• A history of uveitis was identified in 5.2 percent of eyes.
• Eyes with a history of uveitis were found to have a higher risk for development of any degree of PVR (HR 2.2, CI 1.1 to 4.4, p=0.030) and a higher risk of PVR necessitating an additional procedure (HR 2.7, CI 1.2 to 6.0, p=0.014).
• Anatomical and visual outcomes didn’t differ between the two groups.
• Preoperative VA, the distribution of race/ethnicity, age, gender, lens status, macula status and lattice degeneration status didn’t vary significantly between the groups.
• In the analysis of a PVR subgroup, uveitis wasn’t associated with a higher risk of PVR necessitating an additional procedure and didn’t show a statistically significant difference in endpoint visual acuity.
Scientists found that a history of uveitis was associated with an increased risk of any degree of PVR and an increased risk of PVR necessitating an additional procedure. However, the subgroup analysis suggested that patients with a history of uveitis that develop PVR didn’t necessarily have a worse visual outcome or a higher risk of additional surgery. Scientists suggested a possible role for perioperative steroids in patients with a history of uveitis who present with a retinal detachment, but added that further study would be warranted to determine if this decreased the risk of PVR or improves visual outcomes.
SOURCE: Slingsby TJ, Pecen PE, Palestine AG, et al. Outcomes and complications associated with noninfectious uveitis in patients presenting with rhegmatogenous retinal detachment. Ophthalmology Retina 2020; Feb 27. [Epub ahead of print].
Initial Results From a First-in-human Gene Therapy Trial on X-linked RP Caused by RPGR Mutations
Retinal gene therapy has shown great promise in treating retinitis pigmentosa, a primary photoreceptor degeneration that leads to severe sight loss in young people. Investigators reported findings from the first-in-human Phase I/II, dose-escalation clinical trial for X-linked RP caused by mutations in the RP GTPase regulator (RPGR) gene in 18 individuals over up to six months of follow-up.
The primary outcome of the study was safety, and secondary outcomes included visual acuity, microperimetry and central retinal thickness.
Investigators wrote that, apart from steroid-responsive subretinal inflammation in individuals at the higher doses, no notable safety concerns were found after subretinal delivery of an adeno-associated viral vector encoding codon-optimized human RPGR (AAV8-coRPGR), meeting the pre-specified primary endpoint. They added that visual field improvements beginning at one month and maintained to the last point of follow-up were observed in six patients.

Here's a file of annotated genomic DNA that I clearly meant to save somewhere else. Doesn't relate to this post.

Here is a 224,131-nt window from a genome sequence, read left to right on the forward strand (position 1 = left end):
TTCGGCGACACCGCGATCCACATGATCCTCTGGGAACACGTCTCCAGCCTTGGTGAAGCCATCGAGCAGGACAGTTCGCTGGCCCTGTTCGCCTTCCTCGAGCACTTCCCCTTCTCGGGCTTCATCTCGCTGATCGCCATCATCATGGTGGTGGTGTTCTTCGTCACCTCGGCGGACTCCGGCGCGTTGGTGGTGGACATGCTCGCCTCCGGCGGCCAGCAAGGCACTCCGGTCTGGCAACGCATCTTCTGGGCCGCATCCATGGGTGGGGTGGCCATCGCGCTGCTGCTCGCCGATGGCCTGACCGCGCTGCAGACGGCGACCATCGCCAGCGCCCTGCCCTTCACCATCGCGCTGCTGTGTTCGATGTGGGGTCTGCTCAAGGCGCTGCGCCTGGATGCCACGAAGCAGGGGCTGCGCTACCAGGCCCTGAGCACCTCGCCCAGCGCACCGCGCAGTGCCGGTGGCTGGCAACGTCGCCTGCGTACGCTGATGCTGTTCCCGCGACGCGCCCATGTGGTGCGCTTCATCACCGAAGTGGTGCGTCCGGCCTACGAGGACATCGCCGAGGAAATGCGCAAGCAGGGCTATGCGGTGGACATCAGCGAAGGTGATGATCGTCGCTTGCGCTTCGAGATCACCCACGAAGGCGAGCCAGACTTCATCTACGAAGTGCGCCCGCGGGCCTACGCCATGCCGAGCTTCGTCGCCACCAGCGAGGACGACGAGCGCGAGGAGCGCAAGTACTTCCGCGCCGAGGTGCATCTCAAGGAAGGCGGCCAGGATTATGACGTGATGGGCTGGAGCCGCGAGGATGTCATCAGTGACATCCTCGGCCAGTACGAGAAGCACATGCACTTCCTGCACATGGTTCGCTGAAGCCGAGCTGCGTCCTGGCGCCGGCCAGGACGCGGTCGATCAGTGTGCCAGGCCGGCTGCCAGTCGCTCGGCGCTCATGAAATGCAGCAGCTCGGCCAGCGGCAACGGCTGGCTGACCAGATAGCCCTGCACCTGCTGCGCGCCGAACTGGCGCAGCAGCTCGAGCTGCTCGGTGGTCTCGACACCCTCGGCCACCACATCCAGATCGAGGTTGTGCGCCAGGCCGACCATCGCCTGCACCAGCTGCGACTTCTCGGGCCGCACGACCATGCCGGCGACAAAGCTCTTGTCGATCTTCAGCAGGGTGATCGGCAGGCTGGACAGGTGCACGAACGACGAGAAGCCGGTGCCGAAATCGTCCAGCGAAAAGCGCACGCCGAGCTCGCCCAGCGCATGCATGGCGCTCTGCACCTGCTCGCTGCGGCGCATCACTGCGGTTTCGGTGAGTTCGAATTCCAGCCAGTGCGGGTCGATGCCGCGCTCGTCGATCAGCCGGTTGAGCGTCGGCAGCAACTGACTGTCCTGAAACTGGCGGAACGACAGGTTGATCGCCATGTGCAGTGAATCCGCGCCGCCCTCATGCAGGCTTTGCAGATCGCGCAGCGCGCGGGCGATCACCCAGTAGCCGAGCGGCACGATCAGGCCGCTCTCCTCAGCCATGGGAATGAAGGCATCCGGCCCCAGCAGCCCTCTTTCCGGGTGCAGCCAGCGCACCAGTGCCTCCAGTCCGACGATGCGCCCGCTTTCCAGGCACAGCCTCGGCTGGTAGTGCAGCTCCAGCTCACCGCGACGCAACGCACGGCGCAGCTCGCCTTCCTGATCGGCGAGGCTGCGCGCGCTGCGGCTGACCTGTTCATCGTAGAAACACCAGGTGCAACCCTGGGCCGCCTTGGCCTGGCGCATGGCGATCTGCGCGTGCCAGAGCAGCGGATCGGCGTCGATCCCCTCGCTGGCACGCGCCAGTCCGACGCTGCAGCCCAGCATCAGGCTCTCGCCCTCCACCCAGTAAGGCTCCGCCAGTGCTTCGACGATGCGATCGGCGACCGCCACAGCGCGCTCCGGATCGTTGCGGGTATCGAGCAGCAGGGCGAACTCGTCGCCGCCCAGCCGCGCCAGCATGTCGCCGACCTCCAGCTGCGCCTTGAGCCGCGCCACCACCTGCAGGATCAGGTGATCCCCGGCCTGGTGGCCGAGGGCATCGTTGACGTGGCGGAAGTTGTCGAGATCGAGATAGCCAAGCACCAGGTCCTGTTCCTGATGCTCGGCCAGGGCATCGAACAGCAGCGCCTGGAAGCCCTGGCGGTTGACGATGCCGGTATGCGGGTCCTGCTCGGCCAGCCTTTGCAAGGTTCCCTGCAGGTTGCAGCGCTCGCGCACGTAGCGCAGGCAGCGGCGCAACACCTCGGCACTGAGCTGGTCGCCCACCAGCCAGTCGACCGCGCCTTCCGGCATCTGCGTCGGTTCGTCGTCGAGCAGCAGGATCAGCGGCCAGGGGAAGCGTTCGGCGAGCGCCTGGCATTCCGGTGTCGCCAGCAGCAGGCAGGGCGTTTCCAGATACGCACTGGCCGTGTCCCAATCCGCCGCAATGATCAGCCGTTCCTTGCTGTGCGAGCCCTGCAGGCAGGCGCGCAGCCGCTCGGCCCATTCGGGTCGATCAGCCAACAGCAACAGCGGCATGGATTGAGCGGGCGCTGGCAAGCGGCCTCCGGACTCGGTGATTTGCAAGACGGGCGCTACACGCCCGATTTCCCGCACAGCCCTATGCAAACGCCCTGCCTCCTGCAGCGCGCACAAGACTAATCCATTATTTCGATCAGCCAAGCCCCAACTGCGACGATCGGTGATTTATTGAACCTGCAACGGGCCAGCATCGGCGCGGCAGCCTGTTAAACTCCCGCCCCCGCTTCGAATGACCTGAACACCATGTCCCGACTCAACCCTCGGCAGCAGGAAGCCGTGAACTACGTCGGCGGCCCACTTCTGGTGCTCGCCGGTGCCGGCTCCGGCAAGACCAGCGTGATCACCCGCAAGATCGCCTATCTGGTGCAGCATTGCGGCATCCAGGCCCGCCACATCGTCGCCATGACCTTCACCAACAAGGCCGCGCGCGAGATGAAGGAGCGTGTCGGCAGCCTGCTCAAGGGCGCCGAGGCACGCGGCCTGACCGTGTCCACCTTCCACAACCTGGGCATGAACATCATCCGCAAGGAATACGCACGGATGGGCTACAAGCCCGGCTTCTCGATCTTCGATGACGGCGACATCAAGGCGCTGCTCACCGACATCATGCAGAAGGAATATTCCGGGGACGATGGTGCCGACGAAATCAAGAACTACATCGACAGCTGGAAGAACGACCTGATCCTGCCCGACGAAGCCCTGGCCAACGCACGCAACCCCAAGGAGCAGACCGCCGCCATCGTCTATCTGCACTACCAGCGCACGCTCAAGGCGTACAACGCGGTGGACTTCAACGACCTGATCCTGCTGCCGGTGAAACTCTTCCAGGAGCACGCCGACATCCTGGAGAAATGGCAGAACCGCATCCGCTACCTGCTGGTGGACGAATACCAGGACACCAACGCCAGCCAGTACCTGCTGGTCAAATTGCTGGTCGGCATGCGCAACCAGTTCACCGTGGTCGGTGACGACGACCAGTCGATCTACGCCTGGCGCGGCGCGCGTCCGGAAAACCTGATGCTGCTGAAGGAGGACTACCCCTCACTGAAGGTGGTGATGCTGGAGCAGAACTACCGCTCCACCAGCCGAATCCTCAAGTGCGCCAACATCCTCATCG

SOURCE: Cehajic-Kapetanovic J, Xue K, Martinez-Fernandez de la Camara C, et al. Initial results from a first-in-human gene therapy trial on X-linked retinitis pigmentosa caused by mutations in RPGR. Nat Med 2020;26:3:354-9.
Novartis Provides Update on Beovu Use and Safety in Wet AMD
Spurred by reports of retinal vasculitis following the use of Beovu (brolucizumab) announced by the American Society of Retinal Specialists in late February, the drug’s maker, Novartis, says it’s conducting a review of the “limited number of reported cases of severe vision loss, inflammation and potential retinal vasculitis in patients treated with Beovu, including cases where patients had previously received other VEGF inhibitors.”
As of March 2, more than 57,000 Beovu (brolucizumab) vials for injection have been shipped to prescribing physicians in the US. To date, “safety data continue to support a favorable benefit-risk profile for Beovu,” the company says. The prescribing information leaflet for Beovu in the United States cites a 4-percent rate of intraocular inflammation and a 1-percent rate of retinal artery occlusion. Read more.
SOURCE: Novartis, March 2020
EYEPOINT ANNOUNCES TOPLINE DATA FOR SECOND PHASE III STUDY OF YUTIQ
EyePoint Pharmaceuticals announced the topline 36-month follow-up data from the second Phase III trial of Yutiq (fluocinolone acetonide intravitreal implant) 0.18 mg three-year micro-insert for the treatment of chronic non-infectious uveitis affecting the posterior segment. The second double-masked, randomized Phase III trial of Yutiq enrolled 153 patients in 15 clinical centers in India, with 101 eyes treated with Yutiq and 52 eyes receiving sham injections. At 36-months, the recurrence rate in Yutiq randomized eyes was significantly lower than in sham-treated eyes (46.5 percent vs. 75 percent, respectively; p=0.001). Visual acuity gains or losses of three lines or more were both similar between treatment groups. Read more.
SOURCE: EyePoint Pharmaceuticals, March 2020